Stevie Boy wins the Square Go!

The Square Go is always good fun. It’s not a complete rip-off of the Royal Rumble, with five ‘random’ participants bringing weapons to the ring and the winner having a title shot that can be cashed in at any point in the year, much akin to the Money in the Bank contract.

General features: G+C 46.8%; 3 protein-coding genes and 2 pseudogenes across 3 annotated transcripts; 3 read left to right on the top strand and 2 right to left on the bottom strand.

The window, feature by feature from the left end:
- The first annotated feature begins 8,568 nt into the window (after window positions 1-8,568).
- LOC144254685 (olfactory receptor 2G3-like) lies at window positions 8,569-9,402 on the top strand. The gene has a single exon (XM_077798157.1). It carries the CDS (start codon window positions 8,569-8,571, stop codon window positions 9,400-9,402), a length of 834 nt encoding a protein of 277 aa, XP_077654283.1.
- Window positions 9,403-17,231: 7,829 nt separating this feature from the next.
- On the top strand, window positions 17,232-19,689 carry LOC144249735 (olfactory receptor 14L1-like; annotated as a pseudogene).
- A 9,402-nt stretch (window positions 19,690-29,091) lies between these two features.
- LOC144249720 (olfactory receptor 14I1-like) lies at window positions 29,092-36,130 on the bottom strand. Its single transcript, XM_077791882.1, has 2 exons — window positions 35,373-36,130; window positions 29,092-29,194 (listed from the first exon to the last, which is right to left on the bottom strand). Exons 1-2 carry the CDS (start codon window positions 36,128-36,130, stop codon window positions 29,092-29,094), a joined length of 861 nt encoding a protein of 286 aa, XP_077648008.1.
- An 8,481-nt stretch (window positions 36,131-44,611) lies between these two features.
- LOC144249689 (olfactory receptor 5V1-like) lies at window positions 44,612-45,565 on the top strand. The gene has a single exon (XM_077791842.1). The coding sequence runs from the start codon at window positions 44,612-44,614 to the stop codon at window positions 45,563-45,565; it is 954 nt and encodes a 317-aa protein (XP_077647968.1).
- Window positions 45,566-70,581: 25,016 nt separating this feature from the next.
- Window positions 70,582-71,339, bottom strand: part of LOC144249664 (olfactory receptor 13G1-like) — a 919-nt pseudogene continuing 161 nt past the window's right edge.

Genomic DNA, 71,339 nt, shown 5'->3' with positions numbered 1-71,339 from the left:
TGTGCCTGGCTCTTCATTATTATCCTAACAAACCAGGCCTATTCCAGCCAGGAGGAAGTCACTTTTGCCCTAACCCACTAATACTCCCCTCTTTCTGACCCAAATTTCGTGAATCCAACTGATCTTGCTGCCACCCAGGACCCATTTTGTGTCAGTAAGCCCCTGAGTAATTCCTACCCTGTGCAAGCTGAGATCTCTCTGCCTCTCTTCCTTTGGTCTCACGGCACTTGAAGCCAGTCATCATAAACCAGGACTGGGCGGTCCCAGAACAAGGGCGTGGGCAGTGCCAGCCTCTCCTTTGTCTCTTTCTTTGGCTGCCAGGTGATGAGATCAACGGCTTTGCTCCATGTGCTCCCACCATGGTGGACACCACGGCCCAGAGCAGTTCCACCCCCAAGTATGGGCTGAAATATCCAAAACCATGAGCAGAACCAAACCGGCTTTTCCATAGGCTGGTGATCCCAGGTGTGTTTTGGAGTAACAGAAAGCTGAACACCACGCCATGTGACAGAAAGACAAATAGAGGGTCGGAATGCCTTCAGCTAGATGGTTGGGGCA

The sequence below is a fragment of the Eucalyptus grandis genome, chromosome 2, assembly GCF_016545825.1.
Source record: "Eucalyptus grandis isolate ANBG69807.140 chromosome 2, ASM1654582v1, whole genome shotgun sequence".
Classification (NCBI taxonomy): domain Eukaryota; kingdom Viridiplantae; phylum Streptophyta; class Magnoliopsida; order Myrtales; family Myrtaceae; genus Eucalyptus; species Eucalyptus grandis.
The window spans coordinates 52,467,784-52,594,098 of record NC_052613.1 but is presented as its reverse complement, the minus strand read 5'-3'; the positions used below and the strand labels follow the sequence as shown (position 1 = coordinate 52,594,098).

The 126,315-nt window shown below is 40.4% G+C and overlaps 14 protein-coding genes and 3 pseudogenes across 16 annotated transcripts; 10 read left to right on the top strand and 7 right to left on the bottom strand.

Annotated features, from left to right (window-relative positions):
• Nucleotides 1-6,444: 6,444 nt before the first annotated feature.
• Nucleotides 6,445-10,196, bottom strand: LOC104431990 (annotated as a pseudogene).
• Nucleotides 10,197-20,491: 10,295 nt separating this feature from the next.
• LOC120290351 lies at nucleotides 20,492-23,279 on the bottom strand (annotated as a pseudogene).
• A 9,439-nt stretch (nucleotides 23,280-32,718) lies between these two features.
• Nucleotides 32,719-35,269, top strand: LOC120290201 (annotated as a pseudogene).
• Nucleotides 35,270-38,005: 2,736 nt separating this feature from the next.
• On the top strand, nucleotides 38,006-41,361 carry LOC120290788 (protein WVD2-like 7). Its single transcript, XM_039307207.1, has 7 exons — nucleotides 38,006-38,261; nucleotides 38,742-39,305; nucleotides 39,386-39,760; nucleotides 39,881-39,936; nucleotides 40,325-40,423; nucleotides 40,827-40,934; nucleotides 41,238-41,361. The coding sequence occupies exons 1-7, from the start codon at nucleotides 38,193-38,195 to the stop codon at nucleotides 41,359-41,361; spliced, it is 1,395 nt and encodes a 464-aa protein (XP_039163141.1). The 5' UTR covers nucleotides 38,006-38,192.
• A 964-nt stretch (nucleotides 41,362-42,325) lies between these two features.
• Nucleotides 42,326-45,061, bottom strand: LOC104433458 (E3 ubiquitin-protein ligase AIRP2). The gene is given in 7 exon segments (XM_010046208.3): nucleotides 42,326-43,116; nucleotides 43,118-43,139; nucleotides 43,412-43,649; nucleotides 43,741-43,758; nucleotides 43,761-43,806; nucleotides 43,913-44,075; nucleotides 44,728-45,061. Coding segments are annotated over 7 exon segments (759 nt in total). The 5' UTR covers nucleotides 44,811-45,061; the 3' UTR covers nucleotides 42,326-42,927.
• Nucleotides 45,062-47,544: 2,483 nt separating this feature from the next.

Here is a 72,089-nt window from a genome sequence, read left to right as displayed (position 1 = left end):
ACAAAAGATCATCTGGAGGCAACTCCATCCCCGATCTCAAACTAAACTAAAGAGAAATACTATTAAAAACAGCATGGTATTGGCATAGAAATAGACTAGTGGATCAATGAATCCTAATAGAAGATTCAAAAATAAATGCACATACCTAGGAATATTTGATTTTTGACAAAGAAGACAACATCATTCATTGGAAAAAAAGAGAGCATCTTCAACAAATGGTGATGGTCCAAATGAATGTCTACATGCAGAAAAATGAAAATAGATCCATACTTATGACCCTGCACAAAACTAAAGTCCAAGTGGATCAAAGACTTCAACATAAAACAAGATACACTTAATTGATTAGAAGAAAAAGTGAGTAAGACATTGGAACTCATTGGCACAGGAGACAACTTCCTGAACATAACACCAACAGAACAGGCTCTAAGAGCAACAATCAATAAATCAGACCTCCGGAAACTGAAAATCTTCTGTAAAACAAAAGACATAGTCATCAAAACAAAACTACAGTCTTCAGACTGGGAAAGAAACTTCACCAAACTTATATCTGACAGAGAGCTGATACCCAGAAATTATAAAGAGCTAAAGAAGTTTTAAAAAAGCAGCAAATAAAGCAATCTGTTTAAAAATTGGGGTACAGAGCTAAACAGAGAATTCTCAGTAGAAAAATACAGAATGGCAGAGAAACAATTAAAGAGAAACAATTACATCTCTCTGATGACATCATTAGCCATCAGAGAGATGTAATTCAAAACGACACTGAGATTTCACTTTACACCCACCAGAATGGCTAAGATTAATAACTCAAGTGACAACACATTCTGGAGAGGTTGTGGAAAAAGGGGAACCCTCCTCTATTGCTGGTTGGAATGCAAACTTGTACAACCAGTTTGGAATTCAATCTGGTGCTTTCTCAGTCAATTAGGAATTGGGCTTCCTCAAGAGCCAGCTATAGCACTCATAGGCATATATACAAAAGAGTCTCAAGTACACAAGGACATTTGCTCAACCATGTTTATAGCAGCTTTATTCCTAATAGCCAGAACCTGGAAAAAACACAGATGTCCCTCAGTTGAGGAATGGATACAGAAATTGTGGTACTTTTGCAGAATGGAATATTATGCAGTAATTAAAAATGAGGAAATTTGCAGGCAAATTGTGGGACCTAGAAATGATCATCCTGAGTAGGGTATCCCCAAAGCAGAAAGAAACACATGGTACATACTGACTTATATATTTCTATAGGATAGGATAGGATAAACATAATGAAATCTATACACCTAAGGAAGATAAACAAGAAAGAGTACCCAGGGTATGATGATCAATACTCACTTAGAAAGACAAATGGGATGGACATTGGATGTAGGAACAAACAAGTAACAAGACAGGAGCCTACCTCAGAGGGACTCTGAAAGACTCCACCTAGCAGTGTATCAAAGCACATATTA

Entrant #1 is Chris Renfrew, a former winner of the Square Go, and he is joined by Mikey Whiplash, another former winner. Whiplash has a kendo stick. And of course, they begin by brawling on the outside. Forget outside, they go into the crowd and the match hasn’t technically started. Entrant #3 is Lewis Girvan, who at this point has no one to fight. There’s no countdown clock but Entrant #4 is Girvan’s tag partner Aspen Faith. They muck about running the ropes, which gives Renfrew and Whiplash to finally get into the ring. Entrant #5 is Kay Lee Ray, another member of the Filthy Generation, and she’s got the strap. Entrant #6 is Sha Samuels, who’s very over, whilst entrant #7 is Kev Evans, a young GPWA trainee. He makes no friends, eating a stunner from Renfrew, a death valley driver from Whiplash, a triple superkick from the Filthy Generation before Sha threw him over the top. Next in is Kid Fite and almost a third of the way in, we’ve got very little star power. There’s Whiplash, but no Williams, Coffey, Polo or Lionheart. None of the big players. Oh wait, never mind. Entrant #9 is Kenny Williams.